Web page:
When discussing the results of a particular experiment, typically you'll find scientists and the media talking about bias. Bias is an error in the results an experiment (usually because of the design) that favor one result or explanation. Bias in the scientific sense is different from personal preference. Bias can be intentional or unintentional when performing an experiment, sometimes it can't be completely avoided. There are different kinds of bias in scientific sense:
1. Selection bias
- Selection bias happens when the samples in an experiment (whatever they may be, usually people) are not typical of the overall population being sampled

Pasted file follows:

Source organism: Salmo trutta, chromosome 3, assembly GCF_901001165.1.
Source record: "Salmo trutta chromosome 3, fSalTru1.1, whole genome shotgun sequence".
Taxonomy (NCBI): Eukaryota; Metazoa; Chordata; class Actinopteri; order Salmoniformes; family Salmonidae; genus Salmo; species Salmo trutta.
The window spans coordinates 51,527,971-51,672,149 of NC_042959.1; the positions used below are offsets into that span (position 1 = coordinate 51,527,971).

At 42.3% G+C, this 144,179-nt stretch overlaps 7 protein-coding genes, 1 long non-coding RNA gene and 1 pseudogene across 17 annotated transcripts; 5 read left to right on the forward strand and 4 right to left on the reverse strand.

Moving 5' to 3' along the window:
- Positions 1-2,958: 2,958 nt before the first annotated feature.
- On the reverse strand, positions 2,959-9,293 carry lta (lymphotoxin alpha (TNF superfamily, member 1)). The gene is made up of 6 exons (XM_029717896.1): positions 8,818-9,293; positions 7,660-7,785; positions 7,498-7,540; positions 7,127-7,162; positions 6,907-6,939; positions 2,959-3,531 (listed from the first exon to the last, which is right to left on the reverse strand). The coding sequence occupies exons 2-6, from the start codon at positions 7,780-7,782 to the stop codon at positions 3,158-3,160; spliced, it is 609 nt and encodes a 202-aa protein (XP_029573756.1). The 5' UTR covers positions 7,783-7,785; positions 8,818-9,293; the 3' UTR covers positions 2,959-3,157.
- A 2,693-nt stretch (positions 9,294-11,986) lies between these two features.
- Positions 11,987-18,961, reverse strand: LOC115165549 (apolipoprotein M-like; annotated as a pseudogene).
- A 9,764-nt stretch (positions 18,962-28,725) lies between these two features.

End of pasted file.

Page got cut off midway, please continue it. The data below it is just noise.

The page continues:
- Example: sampling peoples' attitudes of gun control in Texas but only interviewing people who live in Dallas and nowhere else.
2. Researcher bias
- When the researcher(s) want a particular result to arise out of the experiment and affect
- Example: religious researchers who want to attribute a particular phenomena to God instead of assuming another, most-likely more plausible explanation
3. Personal bias
- In studies involving people, this usually happens when the people in the study know what the experiment is trying to explain and then try to affect the result in a particular direction. This is why most experiments are ran blind study.
4. Sample size bias
- This is a form of selection bias in which the sample size is small (could be for many reasons and sometimes not on purpose) and results in skewed results.